The Architecture of Bathing

The Architecture of Bathing: Body, Landscape, Art
Christie Pearson
The MIT Press, October 2020

Hardcover | 8 x 10 inches | 424 pages | 266 illustrations | English | ISBN: 9780262044219 | $49.95


We enter the public pool, the sauna, or the beach with a heightened awareness of our bodies and the bodies of others. The phenomenology of bathing opens all of our senses toward the physical world entwined with the social, while the history of bathing is one of shared space, in both natural and built environments. In The Architecture of Bathing, Christie Pearson offers a unique examination of communal bathing and its history from the perspective of architecture and landscape. Engagingly written, with more than 260 illustrations, many in color, The Architecture of Bathing offers a celebration of spaces in which public and private, sacred and profane, ritual and habitual, pure and impure, nature and culture commingle.

Pearson takes a wide-ranging view of her subject, drawing on architecture, art, and literary works. Each chapter is structured around an architectural typology and explores an accompanying theme—for example, tub: sensuality; river: flow; waterfall: rejuvenation; and banya: immersion. Offering examples, introducing relevant theory, and recounting personal experiences, Pearson effortlessly combines a practitioner's zest with astonishing erudition. As she examines these forms, we see that they are inextricable from landscapes, bodily practices, and cultural production. Looking more closely, we experience architecture itself as an immersive material and social space, embedded in the interdependent environmental and cultural fabric of our world.

Christie Pearson is an award-winning architect, writer, and urban interventionist. An Adjunct Professor at the University of Waterloo School of Architecture, she is coeditor of the architectural journal Scapegoat.


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In summer 2013, I was fortunate enough to travel with a friend from the city of Zurich to the village of Vals and spend a day inside the famous Therme Vals designed by Peter Zumthor and completed in 1996. That visit happened one year after the Commune of Vals sold the baths and attached hotel to property developer Remo Stoffel, who rebranded it 7132, hired famous architects to design hotel suites, brought in Morphosis to design a new entrance canopy, and audaciously proposed Europe's tallest tower, also designed by Morphosis, to sit next to the baths. Thankfully the 82-story tower was basically dead on arrival, but as noted by Christie Pearson in her book-length exploration of bathing, the sale of the property meant "[the bath] is not longer affordable for the people who live here." In effect, the sale turned Therme Vals from "a space of leisure and rejuvenation for all" to a "spa as a luxury commodity."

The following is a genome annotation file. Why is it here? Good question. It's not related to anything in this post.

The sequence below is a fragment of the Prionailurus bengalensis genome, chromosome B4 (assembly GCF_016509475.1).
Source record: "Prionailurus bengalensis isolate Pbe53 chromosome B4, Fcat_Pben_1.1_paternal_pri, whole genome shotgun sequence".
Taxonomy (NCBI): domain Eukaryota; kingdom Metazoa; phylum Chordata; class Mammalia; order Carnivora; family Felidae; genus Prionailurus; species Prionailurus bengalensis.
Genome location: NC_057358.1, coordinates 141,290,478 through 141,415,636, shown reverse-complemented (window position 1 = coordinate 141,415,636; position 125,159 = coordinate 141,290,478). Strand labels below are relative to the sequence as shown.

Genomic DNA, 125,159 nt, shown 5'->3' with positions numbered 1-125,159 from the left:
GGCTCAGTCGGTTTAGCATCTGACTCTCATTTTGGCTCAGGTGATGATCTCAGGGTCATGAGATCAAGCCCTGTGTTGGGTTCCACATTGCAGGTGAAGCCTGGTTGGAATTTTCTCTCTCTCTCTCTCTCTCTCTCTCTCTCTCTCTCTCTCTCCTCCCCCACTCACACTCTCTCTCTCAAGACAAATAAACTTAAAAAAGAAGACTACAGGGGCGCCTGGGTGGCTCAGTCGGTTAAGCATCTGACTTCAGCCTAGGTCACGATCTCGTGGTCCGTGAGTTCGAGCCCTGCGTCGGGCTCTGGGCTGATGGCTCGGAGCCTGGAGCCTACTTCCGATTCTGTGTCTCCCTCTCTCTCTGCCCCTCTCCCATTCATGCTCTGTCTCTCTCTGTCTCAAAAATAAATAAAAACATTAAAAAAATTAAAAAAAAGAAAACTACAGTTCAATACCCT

Pearson discusses Therme Vals across just three of The Architecture of Bathing's 424 pages. This says to me that the author is not interested predominantly in the design of baths (this is far from a collection of contemporary designs, though the spreads below reveal that they are still found in the book), while her comments about the sale of Therme Vals indicate an interest in bathing as a social activity over anything else. Nevertheless, Zumthor's baths are found in a chapter called "Pool: Play of Volumes," in which Pearson explores the spatial and phenomenological aspects of bathing, moving from James Turrell and other artists to the words of Henri Lefebvre and Steen Eiler Rasmussen, before reaching Vals and then moving onto other people and places, including Zaha Hadid's London Acquatics Center completed for the 2012 Olympics. Space and design are important in The Architecture of Bathing, but so is philosophy, literature, and other fields of study.

Pearson's text mixes sometimes grandiloquent statements about the act of bathing ("Bathing spaces foreground tensions in resistance to and affirmation in life..."), firsthand accounts that transport us to her destinations ("I pack all the towels and swimsuits, pack and repack, water bottle, sunscreen...wait, how many towels? Big or small?"), and general commentary about bathing and other aquatic acts spurred by those visits ("The swimming pool can draw to itself a dozen architectures of bathing within its enclosure..." after a visit to Hadid's building). Pearson's "people's history of bathing," as she calls it in the introduction, is a highly ambitious one. With so many histories, ideas, places, etc. intertwining themselves among chapters that describe venues but also states of mind (e.g., "Sea: Rhythmic Theater" or "Sweat Lodge: Healing Transgressions"), it's easy to get lost or carried away in the aquatic tangle. Thankfully, the index directs readers to places that are subjective ("Taboo") as well as real ("Therme Vals"), which readers will no doubt want to visit after reading the book.